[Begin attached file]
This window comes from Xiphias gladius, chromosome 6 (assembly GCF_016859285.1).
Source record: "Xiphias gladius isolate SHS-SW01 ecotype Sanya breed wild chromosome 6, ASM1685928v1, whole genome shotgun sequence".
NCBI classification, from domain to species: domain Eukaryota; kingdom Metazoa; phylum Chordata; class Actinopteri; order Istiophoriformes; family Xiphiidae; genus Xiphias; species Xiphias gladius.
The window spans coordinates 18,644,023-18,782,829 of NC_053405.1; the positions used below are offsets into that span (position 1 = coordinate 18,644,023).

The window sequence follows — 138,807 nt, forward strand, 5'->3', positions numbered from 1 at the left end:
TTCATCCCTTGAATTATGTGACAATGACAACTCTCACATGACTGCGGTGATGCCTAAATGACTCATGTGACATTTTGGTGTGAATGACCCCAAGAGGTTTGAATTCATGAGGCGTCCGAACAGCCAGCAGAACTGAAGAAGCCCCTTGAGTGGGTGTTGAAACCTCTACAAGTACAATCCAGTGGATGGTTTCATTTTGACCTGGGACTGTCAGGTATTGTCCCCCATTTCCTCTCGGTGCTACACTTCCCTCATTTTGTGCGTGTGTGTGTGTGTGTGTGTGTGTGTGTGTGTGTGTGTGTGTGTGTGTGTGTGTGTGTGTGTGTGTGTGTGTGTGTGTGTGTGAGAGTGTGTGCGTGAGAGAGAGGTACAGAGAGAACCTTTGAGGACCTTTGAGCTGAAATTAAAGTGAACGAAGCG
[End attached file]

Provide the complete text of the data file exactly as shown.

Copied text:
This window comes from Xiphias gladius, chromosome 6 (assembly GCF_016859285.1).
Source record: "Xiphias gladius isolate SHS-SW01 ecotype Sanya breed wild chromosome 6, ASM1685928v1, whole genome shotgun sequence".
NCBI classification, from domain to species: domain Eukaryota; kingdom Metazoa; phylum Chordata; class Actinopteri; order Istiophoriformes; family Xiphiidae; genus Xiphias; species Xiphias gladius.
The window spans coordinates 18,644,023-18,782,829 of NC_053405.1; the positions used below are offsets into that span (position 1 = coordinate 18,644,023).

The window sequence follows — 138,807 nt, forward strand, 5'->3', positions numbered from 1 at the left end:
TTCATCCCTTGAATTATGTGACAATGACAACTCTCACATGACTGCGGTGATGCCTAAATGACTCATGTGACATTTTGGTGTGAATGACCCCAAGAGGTTTGAATTCATGAGGCGTCCGAACAGCCAGCAGAACTGAAGAAGCCCCTTGAGTGGGTGTTGAAACCTCTACAAGTACAATCCAGTGGATGGTTTCATTTTGACCTGGGACTGTCAGGTATTGTCCCCCATTTCCTCTCGGTGCTACACTTCCCTCATTTTGTGCGTGTGTGTGTGTGTGTGTGTGTGTGTGTGTGTGTGTGTGTGTGTGTGTGTGTGTGTGTGTGTGTGTGTGTGTGTGTGTGTGTGAGAGTGTGTGCGTGAGAGAGAGGTACAGAGAGAACCTTTGAGGACCTTTGAGCTGAAATTAAAGTGAACGAAGCG